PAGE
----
Take each KPI and write down as many elements that affect it. For instance; if driving revenue is your goal, then the type of strategies that you would use to increase profit are important. You would list things like increase sales, price increase, increased order value, increase share of wallet, return reduction and upselling all become strategies to use for that particular KPI.
List all the strategies you can think of and keep the list handy so that you can adjust it as you think of more. The more ideas you have, the more you can leverage the platform.
Now you have a list of KPI’s and strategies to achieve them, the next step is to quantify your goals and identify a measurement for them.
Again, if we look at driving revenue as the KPI and return reduction as the strategy, we need to look at how we can measure the rate of returns. Of course you can just slap in a number here, the obvious one of how many returns you get, but your goal to reduce it is also just a number. How you are going to achieve less returns? This is the time to drill right down and quantify those aspects that matter.
If you currently have 100 returns a week, ask yourself why? Is there a common cause for the returns? Are you too slow in sending them out? Do you not upsell parts that are needed to increase customer satisfaction? Is your product sufficiently solving the consumer’s pain points? These sub-strategies are all things you can quantify.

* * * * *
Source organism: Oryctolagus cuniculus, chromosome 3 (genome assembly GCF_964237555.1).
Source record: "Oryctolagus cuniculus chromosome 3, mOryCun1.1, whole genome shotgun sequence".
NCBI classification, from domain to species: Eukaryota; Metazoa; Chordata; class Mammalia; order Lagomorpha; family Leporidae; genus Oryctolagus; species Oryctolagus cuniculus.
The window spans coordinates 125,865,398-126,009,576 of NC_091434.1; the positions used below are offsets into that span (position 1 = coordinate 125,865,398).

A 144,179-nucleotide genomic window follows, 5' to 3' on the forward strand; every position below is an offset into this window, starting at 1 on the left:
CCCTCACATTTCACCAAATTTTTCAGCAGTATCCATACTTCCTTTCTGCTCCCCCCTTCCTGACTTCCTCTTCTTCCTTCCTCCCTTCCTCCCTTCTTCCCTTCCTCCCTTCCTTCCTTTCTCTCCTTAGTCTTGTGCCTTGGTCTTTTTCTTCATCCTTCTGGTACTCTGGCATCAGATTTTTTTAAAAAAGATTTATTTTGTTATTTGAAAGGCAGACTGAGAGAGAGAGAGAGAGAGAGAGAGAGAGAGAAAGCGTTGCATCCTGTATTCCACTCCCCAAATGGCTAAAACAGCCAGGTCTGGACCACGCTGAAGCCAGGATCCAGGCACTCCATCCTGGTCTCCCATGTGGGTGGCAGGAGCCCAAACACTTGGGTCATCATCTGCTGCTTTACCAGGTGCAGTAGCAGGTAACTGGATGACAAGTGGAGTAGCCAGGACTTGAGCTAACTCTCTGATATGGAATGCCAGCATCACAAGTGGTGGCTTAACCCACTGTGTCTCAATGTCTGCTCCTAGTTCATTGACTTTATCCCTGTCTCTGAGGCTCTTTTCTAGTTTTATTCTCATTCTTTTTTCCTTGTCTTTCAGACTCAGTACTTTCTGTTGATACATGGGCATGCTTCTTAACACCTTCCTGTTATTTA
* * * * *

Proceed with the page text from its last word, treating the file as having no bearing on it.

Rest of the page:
Set a realistic goal  for reduction, then pick one of the sub-strategies you have identified and work on it. If you decide that 10% of your returns are because they lack the add ons to use it to its full potential, then set a goal for upselling or cross selling. Quantify what you have to cross or upsell and make a goal to achieve that elusive 10%. Write it down. When you achieve that – work on another strategy and sub-strategy.
This may not sound like this has anything to do with a social media measurement plan, but now you have all your goals. You know what KPI’s you have and how to work them, so now you can decide which platform is most effective in achieving these goals.
You cannot choose a social media strategy before you know what you goals are aiming for. Now you have that information, let’s go back to our example.
If you have identified that 10% of your returns are because people are not buying the cross sells that make the product more effective, then after you have trained your sales team, you can look at how social media can help in your goal.